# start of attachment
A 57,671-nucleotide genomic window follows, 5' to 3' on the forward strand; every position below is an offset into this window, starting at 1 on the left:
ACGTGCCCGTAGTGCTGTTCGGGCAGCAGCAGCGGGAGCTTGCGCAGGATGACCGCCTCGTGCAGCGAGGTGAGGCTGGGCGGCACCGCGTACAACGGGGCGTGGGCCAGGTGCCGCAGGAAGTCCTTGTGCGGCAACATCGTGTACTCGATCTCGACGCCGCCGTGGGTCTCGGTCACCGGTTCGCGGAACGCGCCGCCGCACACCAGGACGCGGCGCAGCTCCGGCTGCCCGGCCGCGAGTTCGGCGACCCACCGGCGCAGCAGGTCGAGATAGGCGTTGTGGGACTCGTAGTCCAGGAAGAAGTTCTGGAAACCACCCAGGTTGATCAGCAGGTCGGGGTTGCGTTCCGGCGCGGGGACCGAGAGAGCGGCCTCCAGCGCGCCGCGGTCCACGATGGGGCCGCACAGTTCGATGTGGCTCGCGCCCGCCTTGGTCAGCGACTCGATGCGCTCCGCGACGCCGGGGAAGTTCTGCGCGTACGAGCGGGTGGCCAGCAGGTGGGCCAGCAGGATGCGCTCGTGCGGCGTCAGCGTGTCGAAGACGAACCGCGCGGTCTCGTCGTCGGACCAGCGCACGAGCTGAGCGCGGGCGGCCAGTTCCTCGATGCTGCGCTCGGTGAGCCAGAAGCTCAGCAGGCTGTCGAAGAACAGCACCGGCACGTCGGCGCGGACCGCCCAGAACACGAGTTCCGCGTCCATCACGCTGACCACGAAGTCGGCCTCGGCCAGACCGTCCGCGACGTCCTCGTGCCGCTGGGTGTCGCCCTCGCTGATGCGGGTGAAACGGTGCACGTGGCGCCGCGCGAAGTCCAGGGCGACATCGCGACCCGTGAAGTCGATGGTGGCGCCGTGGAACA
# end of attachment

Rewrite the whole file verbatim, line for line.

A 57,671-nucleotide genomic window follows, 5' to 3' on the forward strand; every position below is an offset into this window, starting at 1 on the left:
ACGTGCCCGTAGTGCTGTTCGGGCAGCAGCAGCGGGAGCTTGCGCAGGATGACCGCCTCGTGCAGCGAGGTGAGGCTGGGCGGCACCGCGTACAACGGGGCGTGGGCCAGGTGCCGCAGGAAGTCCTTGTGCGGCAACATCGTGTACTCGATCTCGACGCCGCCGTGGGTCTCGGTCACCGGTTCGCGGAACGCGCCGCCGCACACCAGGACGCGGCGCAGCTCCGGCTGCCCGGCCGCGAGTTCGGCGACCCACCGGCGCAGCAGGTCGAGATAGGCGTTGTGGGACTCGTAGTCCAGGAAGAAGTTCTGGAAACCACCCAGGTTGATCAGCAGGTCGGGGTTGCGTTCCGGCGCGGGGACCGAGAGAGCGGCCTCCAGCGCGCCGCGGTCCACGATGGGGCCGCACAGTTCGATGTGGCTCGCGCCCGCCTTGGTCAGCGACTCGATGCGCTCCGCGACGCCGGGGAAGTTCTGCGCGTACGAGCGGGTGGCCAGCAGGTGGGCCAGCAGGATGCGCTCGTGCGGCGTCAGCGTGTCGAAGACGAACCGCGCGGTCTCGTCGTCGGACCAGCGCACGAGCTGAGCGCGGGCGGCCAGTTCCTCGATGCTGCGCTCGGTGAGCCAGAAGCTCAGCAGGCTGTCGAAGAACAGCACCGGCACGTCGGCGCGGACCGCCCAGAACACGAGTTCCGCGTCCATCACGCTGACCACGAAGTCGGCCTCGGCCAGACCGTCCGCGACGTCCTCGTGCCGCTGGGTGTCGCCCTCGCTGATGCGGGTGAAACGGTGCACGTGGCGCCGCGCGAAGTCCAGGGCGACATCGCGACCCGTGAAGTCGATGGTGGCGCCGTGGAACA